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Thursday, July 18, 2024 | Back issues
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Federal ‘Secret ‘Letter’|Probes Are Constitutional

(CN) — In a decision unsealed this week, a federal judge ruled that so-called national security letters issued by the government to gain subscriber information from banks, telecommunication companies, Internet service providers and others are not unconstitutional.

U.S. District Judge Susan Illston's ruling means that the government can continue to issue the letters known as NSLs with accompanying gag orders that forbid the recipients to disclose the letters to the public or to the target of the subpoenas.

Federal investigators issue thousands of these letters each year to Internet service providers, insurance companies, doctors, banks and other institutions every year. The letters, which seek personal information about the companies' customers, do not require a judge's signature.

In order to constitutionally impose a prior restraint, the government must ensure that numerous safeguards apply, including the opportunity for a prompt judicial review and a demonstration that a gag order is necessary.

In a 2013 ruling, Illston found the letters facially unconstitutional because the NSL statute allowed the government to impose indefinite gags in every case, with no obligation for judicial review. The statute also limited the court's ability to weigh the necessity of the NSLs.

At the time, Illston ordered the government to stop issuing the letters, but she stayed her ruling pending a Ninth Circuit appeal.

While the case was on appeal, Congress amended the NSL statute through the passage of the USA Freedom Act of 2015, leading the Ninth Circuit to remand the case to Illston to reexamine the constitutionality of the letters in light of the changes to the law.

Among the changes, the government is now required to provide the NSL recipient with notice of the right to judicial review as a condition of prohibiting the receipt of the letter. The amended statute also permits the government to modify or rescind a nondisclosure requirement after an NSL is issued.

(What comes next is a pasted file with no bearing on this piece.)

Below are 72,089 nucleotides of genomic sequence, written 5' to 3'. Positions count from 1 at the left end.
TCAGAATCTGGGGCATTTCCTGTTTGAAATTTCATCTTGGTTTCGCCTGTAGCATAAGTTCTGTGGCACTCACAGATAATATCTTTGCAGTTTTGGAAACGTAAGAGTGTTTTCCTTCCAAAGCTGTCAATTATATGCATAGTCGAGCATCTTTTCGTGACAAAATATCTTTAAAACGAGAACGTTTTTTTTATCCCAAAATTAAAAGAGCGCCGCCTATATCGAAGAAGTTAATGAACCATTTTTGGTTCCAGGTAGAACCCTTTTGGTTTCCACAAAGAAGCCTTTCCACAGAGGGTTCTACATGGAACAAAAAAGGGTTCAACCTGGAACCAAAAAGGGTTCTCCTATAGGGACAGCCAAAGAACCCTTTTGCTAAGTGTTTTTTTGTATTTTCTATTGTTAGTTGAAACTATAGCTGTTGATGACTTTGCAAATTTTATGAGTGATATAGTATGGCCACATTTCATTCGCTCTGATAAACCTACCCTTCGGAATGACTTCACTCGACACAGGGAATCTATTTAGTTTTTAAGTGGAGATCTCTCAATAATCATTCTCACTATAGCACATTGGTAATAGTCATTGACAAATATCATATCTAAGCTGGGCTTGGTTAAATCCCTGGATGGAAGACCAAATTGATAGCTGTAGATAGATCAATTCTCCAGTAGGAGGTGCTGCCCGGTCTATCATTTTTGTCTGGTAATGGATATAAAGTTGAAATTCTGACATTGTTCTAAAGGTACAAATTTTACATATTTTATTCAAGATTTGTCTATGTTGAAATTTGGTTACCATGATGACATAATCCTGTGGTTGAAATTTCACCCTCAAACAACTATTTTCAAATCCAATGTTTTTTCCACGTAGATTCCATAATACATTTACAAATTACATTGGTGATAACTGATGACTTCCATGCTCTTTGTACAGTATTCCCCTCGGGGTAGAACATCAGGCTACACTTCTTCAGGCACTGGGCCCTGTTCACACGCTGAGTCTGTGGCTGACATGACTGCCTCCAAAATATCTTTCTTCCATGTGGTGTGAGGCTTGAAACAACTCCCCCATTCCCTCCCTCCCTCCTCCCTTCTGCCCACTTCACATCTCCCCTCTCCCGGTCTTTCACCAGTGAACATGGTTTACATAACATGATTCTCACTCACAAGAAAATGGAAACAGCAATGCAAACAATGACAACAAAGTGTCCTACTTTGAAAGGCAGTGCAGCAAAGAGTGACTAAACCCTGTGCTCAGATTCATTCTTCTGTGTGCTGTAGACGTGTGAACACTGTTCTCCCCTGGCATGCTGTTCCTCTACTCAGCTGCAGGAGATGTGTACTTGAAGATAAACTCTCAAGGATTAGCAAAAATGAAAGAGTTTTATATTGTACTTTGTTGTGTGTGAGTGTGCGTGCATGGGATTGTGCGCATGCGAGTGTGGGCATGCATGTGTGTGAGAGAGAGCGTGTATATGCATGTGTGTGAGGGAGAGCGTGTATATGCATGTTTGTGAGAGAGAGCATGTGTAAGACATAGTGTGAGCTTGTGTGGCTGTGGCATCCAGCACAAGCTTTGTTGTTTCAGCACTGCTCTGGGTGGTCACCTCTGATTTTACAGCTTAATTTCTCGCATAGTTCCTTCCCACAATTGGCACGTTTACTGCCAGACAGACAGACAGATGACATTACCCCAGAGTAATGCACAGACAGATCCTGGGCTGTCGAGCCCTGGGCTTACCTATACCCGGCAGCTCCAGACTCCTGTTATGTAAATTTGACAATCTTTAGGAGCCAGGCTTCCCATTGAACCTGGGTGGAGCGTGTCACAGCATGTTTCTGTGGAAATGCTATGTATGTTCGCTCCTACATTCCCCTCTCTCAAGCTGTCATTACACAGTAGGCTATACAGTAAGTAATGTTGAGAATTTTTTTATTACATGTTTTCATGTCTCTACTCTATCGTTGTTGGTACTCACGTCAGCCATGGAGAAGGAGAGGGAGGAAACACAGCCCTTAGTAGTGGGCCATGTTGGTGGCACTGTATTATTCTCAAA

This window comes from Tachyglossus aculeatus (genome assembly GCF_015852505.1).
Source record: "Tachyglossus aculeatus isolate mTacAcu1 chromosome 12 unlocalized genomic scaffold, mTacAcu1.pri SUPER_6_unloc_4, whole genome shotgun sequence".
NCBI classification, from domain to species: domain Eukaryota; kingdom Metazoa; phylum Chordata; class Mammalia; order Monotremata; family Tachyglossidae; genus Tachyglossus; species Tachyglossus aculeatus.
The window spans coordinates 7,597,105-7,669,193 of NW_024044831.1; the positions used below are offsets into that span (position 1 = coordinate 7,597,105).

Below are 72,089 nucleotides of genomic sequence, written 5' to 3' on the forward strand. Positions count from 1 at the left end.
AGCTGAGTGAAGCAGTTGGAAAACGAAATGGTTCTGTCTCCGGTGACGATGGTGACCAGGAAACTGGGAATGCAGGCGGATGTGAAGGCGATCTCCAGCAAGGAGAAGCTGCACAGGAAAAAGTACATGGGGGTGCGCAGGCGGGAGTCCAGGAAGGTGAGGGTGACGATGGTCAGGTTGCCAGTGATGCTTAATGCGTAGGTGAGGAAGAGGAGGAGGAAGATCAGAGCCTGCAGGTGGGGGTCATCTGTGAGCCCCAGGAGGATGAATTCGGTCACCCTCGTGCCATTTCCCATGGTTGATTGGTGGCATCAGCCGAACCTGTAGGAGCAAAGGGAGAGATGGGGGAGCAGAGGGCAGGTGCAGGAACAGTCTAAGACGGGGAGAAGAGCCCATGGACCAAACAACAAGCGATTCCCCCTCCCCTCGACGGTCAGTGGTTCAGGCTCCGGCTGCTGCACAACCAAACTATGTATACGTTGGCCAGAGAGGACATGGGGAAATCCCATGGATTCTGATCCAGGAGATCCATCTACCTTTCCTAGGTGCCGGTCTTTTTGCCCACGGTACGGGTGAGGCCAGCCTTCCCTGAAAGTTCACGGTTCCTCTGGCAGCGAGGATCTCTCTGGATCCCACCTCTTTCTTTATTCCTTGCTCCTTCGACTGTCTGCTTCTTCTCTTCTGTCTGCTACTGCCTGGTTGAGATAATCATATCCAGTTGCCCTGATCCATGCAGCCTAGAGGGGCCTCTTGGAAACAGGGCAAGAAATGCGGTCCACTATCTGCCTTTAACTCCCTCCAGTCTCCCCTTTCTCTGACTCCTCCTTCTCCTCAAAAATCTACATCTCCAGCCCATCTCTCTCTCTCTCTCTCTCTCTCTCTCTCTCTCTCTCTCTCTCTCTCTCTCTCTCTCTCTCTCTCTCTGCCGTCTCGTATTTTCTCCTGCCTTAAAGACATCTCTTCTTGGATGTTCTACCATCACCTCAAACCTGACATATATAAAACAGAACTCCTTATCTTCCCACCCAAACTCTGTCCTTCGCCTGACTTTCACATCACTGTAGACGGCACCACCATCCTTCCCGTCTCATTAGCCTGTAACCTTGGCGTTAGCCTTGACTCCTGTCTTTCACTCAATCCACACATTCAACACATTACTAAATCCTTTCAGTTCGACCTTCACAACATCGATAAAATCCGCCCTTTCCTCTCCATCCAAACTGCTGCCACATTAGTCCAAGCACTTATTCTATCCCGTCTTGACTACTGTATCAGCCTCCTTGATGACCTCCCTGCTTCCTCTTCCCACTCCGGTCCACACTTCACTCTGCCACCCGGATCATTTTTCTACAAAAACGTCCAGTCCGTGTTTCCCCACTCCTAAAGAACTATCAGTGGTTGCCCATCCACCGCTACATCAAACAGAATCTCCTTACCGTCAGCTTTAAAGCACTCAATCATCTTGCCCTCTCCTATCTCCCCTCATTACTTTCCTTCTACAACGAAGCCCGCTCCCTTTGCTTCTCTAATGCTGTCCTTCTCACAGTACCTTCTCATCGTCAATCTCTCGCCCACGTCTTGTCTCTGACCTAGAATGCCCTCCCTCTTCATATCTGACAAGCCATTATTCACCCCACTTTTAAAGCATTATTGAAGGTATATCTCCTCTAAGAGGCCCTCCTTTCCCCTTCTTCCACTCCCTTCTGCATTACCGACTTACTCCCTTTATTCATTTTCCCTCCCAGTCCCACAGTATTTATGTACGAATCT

If the recipient notifies the government that it objects to or wants a court to review the nondisclosure requirement, the government must apply for a nondisclosure order within 30 days. The court can set aside the government's request if it is found to be unreasonable or unlawful.

Additionally, in the event of a judicial review the government's application for a nondisclosure order must be accompanied by certification from a specified government official stating why the absence of a prohibition of disclosure would result in a danger to national security, interfere with a criminal investigation or put someone's life in danger.

Congress also eliminated the provision that precluded certain NSL recipients from challenging a nondisclosure requirement more than once per year.

The amendment to the law "cures the deficiencies previously identified by this court," Illston said.

In addition to the changes to the law, the U.S. Attorney General adopted certain termination procedures for NSLs, the judge pointed out.

"The procedures require the FBI to re-review the need for the nondisclosure requirement of an NSL three years after the initiation of a full investigation and at the closure of the investigation, and to terminate the nondisclosure requirement when the facts no longer support nondisclosure," Illston said.

The cases at issue in this ruling were brought by the Electronic Frontier Foundation, which represents two service providers that challenged the NSLs on the grounds that the gag requirement illegally limited their rights of speech.

EFF staff attorney Andrew Crocker said that they are "extremely disappointed that the superficial changes in the NSL statutes were determined to be good enough to meet the requirements of the First Amendment."

"NSL recipients can still be gagged at the FBI's say-so, without any procedural protections, time limits or judicial oversight. This is a prior restraint on free speech, and it's unconstitutional," he said.

In a silver lining for the EFF, Illston ruled that the FBI had failed to provide sufficient justification for one EFF client's challenges to the NSLs.

Illston said that the government did not show "that there is a reasonable likelihood that disclosure of the information subject to the nondisclosure requirement would result in a danger to the national security of the United States, interference with a criminal, counterterrorism or counterintelligence investigation, interference with diplomatic relations or danger to a person's life or physical safety."

She prohibited the government from enforcing that gag order. However, EFF's client is still not allowed to identify itself because the court stayed that portion of the decision pending appeal.

EFF vowed to "take this fight to the appeals court, again, to combat USA Freedom's unconstitutional NSL provisions."

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